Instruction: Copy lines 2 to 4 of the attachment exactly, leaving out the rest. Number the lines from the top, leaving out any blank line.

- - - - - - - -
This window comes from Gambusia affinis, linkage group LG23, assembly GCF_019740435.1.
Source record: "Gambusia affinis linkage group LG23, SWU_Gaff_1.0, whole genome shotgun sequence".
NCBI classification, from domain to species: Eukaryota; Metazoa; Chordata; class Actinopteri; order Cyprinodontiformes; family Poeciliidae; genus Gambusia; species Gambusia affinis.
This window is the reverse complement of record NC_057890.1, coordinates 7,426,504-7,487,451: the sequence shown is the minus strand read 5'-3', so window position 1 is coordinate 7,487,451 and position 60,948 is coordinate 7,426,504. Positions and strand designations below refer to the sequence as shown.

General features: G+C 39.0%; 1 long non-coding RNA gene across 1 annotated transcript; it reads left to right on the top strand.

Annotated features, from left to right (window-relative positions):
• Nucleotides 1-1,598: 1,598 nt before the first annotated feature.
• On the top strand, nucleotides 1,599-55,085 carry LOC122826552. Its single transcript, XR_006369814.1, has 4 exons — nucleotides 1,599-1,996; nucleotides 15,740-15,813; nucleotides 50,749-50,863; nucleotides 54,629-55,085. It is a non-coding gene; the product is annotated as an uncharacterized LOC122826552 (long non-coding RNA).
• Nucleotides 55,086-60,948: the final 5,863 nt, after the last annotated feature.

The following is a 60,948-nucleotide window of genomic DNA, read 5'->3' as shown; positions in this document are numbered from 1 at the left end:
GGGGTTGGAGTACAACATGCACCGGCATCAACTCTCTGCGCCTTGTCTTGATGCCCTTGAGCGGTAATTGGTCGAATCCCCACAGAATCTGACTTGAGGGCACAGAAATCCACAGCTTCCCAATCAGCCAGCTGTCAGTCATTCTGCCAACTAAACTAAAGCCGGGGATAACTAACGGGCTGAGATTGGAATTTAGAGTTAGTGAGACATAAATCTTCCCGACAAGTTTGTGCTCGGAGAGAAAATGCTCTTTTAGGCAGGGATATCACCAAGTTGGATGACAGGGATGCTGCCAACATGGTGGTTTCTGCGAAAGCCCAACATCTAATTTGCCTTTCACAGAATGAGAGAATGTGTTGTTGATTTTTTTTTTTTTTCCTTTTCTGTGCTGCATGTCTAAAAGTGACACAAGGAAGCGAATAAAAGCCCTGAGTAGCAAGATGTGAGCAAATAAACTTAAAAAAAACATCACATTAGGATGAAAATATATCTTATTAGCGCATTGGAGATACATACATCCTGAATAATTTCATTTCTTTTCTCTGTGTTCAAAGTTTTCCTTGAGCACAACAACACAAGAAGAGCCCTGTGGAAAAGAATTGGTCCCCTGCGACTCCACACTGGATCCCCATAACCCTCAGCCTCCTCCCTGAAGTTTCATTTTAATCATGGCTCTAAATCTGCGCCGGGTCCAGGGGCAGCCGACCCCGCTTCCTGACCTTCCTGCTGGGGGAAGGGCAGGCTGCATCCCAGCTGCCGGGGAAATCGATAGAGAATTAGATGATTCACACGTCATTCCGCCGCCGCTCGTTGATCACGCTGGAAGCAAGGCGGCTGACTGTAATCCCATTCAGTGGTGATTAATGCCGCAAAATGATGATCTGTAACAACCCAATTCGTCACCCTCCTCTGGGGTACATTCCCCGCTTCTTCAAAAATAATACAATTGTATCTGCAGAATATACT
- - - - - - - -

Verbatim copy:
Source record: "Gambusia affinis linkage group LG23, SWU_Gaff_1.0, whole genome shotgun sequence".
NCBI classification, from domain to species: Eukaryota; Metazoa; Chordata; class Actinopteri; order Cyprinodontiformes; family Poeciliidae; genus Gambusia; species Gambusia affinis.
This window is the reverse complement of record NC_057890.1, coordinates 7,426,504-7,487,451: the sequence shown is the minus strand read 5'-3', so window position 1 is coordinate 7,487,451 and position 60,948 is coordinate 7,426,504. Positions and strand designations below refer to the sequence as shown.